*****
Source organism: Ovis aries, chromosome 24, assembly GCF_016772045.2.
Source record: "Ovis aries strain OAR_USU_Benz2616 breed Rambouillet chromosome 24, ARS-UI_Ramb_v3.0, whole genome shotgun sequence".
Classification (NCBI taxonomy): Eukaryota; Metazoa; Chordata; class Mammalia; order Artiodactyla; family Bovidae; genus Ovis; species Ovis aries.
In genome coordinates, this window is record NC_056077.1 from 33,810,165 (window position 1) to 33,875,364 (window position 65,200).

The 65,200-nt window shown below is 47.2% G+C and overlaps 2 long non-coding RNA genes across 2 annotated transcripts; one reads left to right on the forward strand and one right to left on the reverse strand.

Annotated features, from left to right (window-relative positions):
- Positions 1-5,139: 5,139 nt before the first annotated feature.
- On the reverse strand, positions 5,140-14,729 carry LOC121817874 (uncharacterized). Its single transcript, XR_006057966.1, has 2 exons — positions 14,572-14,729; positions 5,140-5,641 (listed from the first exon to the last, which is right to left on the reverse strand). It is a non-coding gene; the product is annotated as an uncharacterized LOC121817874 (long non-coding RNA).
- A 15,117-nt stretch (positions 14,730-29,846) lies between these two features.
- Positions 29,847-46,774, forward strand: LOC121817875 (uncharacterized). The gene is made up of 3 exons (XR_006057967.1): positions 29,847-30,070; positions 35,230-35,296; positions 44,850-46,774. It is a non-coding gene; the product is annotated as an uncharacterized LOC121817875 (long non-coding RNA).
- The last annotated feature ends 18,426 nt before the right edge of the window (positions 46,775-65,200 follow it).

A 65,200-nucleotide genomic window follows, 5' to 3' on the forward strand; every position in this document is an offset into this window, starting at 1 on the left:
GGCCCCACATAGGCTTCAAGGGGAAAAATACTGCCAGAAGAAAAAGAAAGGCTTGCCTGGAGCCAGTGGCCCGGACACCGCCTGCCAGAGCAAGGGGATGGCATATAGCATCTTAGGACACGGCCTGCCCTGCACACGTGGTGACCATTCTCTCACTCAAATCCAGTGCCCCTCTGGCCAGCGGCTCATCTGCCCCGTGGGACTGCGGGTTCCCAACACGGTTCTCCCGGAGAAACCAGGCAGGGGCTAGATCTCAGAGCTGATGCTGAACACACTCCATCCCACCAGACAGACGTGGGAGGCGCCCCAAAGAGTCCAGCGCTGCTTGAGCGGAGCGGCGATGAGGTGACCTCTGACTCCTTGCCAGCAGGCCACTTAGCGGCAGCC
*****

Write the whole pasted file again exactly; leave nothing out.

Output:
Source organism: Ovis aries, chromosome 24, assembly GCF_016772045.2.
Source record: "Ovis aries strain OAR_USU_Benz2616 breed Rambouillet chromosome 24, ARS-UI_Ramb_v3.0, whole genome shotgun sequence".
Classification (NCBI taxonomy): Eukaryota; Metazoa; Chordata; class Mammalia; order Artiodactyla; family Bovidae; genus Ovis; species Ovis aries.
In genome coordinates, this window is record NC_056077.1 from 33,810,165 (window position 1) to 33,875,364 (window position 65,200).

The 65,200-nt window shown below is 47.2% G+C and overlaps 2 long non-coding RNA genes across 2 annotated transcripts; one reads left to right on the forward strand and one right to left on the reverse strand.

Annotated features, from left to right (window-relative positions):
- Positions 1-5,139: 5,139 nt before the first annotated feature.
- On the reverse strand, positions 5,140-14,729 carry LOC121817874 (uncharacterized). Its single transcript, XR_006057966.1, has 2 exons — positions 14,572-14,729; positions 5,140-5,641 (listed from the first exon to the last, which is right to left on the reverse strand). It is a non-coding gene; the product is annotated as an uncharacterized LOC121817874 (long non-coding RNA).
- A 15,117-nt stretch (positions 14,730-29,846) lies between these two features.
- Positions 29,847-46,774, forward strand: LOC121817875 (uncharacterized). The gene is made up of 3 exons (XR_006057967.1): positions 29,847-30,070; positions 35,230-35,296; positions 44,850-46,774. It is a non-coding gene; the product is annotated as an uncharacterized LOC121817875 (long non-coding RNA).
- The last annotated feature ends 18,426 nt before the right edge of the window (positions 46,775-65,200 follow it).

A 65,200-nucleotide genomic window follows, 5' to 3' on the forward strand; every position in this document is an offset into this window, starting at 1 on the left:
GGCCCCACATAGGCTTCAAGGGGAAAAATACTGCCAGAAGAAAAAGAAAGGCTTGCCTGGAGCCAGTGGCCCGGACACCGCCTGCCAGAGCAAGGGGATGGCATATAGCATCTTAGGACACGGCCTGCCCTGCACACGTGGTGACCATTCTCTCACTCAAATCCAGTGCCCCTCTGGCCAGCGGCTCATCTGCCCCGTGGGACTGCGGGTTCCCAACACGGTTCTCCCGGAGAAACCAGGCAGGGGCTAGATCTCAGAGCTGATGCTGAACACACTCCATCCCACCAGACAGACGTGGGAGGCGCCCCAAAGAGTCCAGCGCTGCTTGAGCGGAGCGGCGATGAGGTGACCTCTGACTCCTTGCCAGCAGGCCACTTAGCGGCAGCC